Tourism and Events Queensland has released a stunning new video to promote the ex-HMAS Tobruk dive site offshore from Bundaberg.
The promotion will reach a global audience through www.queensland.com and social media.
Environment Minister Leanne Enoch has said the former Royal Australian Navy ship will become a major tourist drawcard for the Wide Bay region.
“The wreck is expected to generate about $1.7 million for the local economy annually and support between 20 and 30 jobs in the region,” she said.
“Following the scuttling last year, the ship has been transformed into a magnificent marine ecosystem, providing homes and shelter for hundreds of species of fish, including grouper, trevally and wrasse along with molluscs, hard corals and various species of ray.”
The Tourism and Events Queensland video has been published on YouTube with an accompanying post on the Queensland Blog. The YouTube description reads:
“Just when you thought scuba diving in Queensland couldn’t get any better, the ginormous ex-HMAS Tobruk has been scuttled a short distance away from Hervey Bay and Bundaberg. The enchanting shipwreck is now a must-do activity for those with an appetite for adventure and has the potential to become one of Australia’s finest dive experiences. If you want to explore the inner sections of a mammoth former Royal Australian Navy ship, or you are captivated by the prospect of spotting some of the epic marine life that surrounds the wreck, then the ex-HMAS Tobruk needs to be your next dive.”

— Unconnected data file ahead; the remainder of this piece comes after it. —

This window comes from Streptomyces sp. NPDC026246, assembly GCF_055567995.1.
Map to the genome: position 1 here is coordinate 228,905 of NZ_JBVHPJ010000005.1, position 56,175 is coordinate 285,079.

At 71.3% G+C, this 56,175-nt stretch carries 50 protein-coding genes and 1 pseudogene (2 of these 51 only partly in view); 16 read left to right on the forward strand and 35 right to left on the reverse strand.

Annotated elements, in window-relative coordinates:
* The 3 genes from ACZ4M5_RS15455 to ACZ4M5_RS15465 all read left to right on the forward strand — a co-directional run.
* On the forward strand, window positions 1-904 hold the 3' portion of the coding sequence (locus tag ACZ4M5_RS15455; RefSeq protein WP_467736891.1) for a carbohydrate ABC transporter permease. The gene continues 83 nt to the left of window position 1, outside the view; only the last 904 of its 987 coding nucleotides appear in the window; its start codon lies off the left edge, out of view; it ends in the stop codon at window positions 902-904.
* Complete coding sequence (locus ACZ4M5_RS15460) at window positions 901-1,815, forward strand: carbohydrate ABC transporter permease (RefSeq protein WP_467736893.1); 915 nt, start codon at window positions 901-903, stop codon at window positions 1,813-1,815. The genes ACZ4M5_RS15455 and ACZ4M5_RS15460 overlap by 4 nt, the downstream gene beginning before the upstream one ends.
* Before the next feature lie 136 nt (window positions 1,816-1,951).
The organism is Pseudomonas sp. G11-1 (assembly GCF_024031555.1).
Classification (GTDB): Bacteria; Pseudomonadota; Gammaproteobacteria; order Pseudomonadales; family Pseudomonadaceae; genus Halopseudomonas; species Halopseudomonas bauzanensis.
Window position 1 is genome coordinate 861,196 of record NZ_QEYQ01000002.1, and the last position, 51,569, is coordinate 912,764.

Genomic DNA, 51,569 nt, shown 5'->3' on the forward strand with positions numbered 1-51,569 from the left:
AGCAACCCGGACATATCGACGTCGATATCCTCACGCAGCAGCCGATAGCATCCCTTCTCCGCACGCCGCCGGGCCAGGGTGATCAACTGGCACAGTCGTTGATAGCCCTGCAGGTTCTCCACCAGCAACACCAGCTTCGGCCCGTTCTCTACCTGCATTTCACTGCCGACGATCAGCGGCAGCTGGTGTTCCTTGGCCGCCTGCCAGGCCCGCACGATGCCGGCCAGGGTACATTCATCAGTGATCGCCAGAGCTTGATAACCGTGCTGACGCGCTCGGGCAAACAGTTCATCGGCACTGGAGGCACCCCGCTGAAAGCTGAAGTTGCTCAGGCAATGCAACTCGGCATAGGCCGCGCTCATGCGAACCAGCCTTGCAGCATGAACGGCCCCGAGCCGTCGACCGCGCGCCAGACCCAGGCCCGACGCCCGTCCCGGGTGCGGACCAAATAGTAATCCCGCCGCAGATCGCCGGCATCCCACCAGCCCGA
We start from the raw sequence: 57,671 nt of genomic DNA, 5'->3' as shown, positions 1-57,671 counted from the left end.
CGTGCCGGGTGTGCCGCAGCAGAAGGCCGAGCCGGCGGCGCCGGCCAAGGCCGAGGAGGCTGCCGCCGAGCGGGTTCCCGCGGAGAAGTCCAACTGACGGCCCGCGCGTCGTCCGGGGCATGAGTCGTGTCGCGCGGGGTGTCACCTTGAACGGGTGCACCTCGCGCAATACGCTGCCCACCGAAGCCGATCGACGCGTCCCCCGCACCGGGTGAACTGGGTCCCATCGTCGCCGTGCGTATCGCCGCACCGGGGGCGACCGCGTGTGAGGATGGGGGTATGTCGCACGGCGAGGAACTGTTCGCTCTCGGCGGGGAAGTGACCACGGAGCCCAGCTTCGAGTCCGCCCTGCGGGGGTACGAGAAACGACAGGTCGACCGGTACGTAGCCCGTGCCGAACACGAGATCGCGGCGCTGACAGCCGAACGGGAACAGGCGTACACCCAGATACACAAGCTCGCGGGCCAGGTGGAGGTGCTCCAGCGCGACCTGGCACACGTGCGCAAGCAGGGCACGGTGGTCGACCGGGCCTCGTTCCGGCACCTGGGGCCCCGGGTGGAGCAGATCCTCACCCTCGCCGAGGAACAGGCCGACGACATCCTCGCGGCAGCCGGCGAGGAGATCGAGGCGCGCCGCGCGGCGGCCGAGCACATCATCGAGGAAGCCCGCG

The blog post says divers can expect to see a huge variety of marine life including manta rays, groupers, cod and Spanish mackerel.
“As breeding turtles have a soft spot for the waters around the Fraser Coast and Bundaberg, our flippered friends are expected to be regulars in and around the wreck,” the article reads.
“Divers can also expect to see and hear migrating humpback whales as they traverse through the area from May to November.”
Ms Enoch said the Government was investing $1 million dollars in the Wide Bay region to promote tourism opportunities.
“The dive site will be a major drawcard for national and international visitors to the region who want to witness an ocean wonderland up close,” she said.
To book a dive, take a virtual tour of the vessel, or for more information, visit: https://www.qld.gov.au/exhmastobruk
Entry to the Tobruk dive site area is prohibited without a permit or written approval. This applies to everyone — all vessels, divers and snorkelers.
To book a dive on ex-HMAS Tobruk visit Bundaberg Tourism for tours with Bundaberg Aqua Scuba or Lady Musgrave Experience.
- Ex-HMAS Tobruk dive popular with visitors